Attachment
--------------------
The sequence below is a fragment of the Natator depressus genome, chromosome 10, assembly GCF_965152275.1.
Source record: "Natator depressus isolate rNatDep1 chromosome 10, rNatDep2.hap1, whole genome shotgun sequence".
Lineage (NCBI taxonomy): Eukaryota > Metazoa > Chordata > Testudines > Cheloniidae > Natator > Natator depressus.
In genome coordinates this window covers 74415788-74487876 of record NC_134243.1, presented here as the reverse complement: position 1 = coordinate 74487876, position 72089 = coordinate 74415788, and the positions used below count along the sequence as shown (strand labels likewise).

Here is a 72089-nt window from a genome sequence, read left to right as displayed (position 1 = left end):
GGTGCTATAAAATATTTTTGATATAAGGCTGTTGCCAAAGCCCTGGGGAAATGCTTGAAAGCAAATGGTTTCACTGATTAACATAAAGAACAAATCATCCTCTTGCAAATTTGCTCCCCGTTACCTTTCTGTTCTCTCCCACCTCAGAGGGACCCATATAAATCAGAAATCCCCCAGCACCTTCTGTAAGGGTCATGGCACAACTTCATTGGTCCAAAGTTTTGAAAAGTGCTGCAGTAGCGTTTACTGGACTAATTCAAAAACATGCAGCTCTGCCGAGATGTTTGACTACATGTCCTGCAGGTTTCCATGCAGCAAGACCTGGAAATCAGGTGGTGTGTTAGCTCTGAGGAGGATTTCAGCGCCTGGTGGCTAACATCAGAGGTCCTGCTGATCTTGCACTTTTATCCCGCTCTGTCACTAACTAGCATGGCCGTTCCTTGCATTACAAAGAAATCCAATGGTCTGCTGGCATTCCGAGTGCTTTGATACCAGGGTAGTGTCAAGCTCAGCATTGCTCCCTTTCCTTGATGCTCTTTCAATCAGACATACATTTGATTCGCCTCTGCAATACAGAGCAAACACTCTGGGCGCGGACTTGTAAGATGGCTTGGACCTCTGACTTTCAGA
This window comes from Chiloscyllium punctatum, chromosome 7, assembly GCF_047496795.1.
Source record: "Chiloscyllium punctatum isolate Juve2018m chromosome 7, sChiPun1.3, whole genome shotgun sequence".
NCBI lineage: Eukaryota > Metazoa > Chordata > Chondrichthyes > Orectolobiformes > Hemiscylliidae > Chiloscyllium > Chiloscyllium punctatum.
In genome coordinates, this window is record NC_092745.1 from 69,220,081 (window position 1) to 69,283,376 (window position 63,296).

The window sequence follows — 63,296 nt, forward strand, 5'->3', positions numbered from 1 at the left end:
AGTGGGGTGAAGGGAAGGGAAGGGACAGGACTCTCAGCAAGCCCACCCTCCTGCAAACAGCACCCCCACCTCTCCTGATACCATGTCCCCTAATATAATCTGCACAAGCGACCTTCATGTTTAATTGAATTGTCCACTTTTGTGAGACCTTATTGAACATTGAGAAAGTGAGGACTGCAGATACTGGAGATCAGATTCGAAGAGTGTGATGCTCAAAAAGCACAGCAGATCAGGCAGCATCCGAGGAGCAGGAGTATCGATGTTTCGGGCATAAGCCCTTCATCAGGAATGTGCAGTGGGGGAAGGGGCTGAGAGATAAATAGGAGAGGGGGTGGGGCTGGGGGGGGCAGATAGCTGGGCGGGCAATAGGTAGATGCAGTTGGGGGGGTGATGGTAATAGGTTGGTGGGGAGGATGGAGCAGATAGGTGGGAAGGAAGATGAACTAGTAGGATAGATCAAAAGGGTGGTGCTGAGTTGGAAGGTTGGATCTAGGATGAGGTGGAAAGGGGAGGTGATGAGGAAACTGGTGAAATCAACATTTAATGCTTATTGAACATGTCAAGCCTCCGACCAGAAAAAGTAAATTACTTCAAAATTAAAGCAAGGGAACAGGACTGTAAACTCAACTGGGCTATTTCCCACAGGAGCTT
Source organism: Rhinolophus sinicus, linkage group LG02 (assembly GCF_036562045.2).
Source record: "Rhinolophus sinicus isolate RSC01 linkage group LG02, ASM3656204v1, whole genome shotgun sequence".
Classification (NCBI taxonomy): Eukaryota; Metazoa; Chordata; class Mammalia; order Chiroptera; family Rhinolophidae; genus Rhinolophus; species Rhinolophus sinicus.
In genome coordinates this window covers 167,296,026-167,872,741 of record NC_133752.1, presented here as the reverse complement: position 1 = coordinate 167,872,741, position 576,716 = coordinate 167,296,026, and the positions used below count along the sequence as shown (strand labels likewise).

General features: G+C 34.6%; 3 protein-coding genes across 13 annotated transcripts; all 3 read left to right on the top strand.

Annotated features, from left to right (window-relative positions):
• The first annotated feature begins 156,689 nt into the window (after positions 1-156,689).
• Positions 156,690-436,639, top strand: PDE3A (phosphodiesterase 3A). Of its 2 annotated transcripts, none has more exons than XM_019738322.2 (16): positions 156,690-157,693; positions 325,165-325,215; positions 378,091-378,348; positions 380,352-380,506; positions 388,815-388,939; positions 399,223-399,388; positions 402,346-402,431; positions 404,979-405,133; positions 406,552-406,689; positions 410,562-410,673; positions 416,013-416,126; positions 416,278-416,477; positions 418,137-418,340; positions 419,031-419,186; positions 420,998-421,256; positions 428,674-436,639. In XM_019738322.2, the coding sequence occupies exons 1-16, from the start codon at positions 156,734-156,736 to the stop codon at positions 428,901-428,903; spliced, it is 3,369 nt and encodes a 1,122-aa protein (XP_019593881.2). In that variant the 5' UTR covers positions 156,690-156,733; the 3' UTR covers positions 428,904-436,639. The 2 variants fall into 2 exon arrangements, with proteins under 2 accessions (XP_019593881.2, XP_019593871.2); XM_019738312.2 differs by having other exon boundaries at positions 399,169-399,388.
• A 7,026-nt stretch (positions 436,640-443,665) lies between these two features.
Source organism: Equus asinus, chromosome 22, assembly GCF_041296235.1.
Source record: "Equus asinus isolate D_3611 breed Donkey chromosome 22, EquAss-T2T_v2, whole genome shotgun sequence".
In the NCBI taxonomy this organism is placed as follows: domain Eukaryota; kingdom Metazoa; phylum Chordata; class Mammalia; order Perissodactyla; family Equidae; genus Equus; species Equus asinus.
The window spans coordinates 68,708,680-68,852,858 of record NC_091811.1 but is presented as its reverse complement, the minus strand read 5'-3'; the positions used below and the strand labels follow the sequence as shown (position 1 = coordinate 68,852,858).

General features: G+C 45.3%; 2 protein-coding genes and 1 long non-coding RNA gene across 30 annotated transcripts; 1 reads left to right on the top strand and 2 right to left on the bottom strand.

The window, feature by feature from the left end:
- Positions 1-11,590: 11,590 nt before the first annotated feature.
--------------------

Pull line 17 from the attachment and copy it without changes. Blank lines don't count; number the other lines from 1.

General features: G+C 34.6%; 3 protein-coding genes across 13 annotated transcripts; all 3 read left to right on the top strand.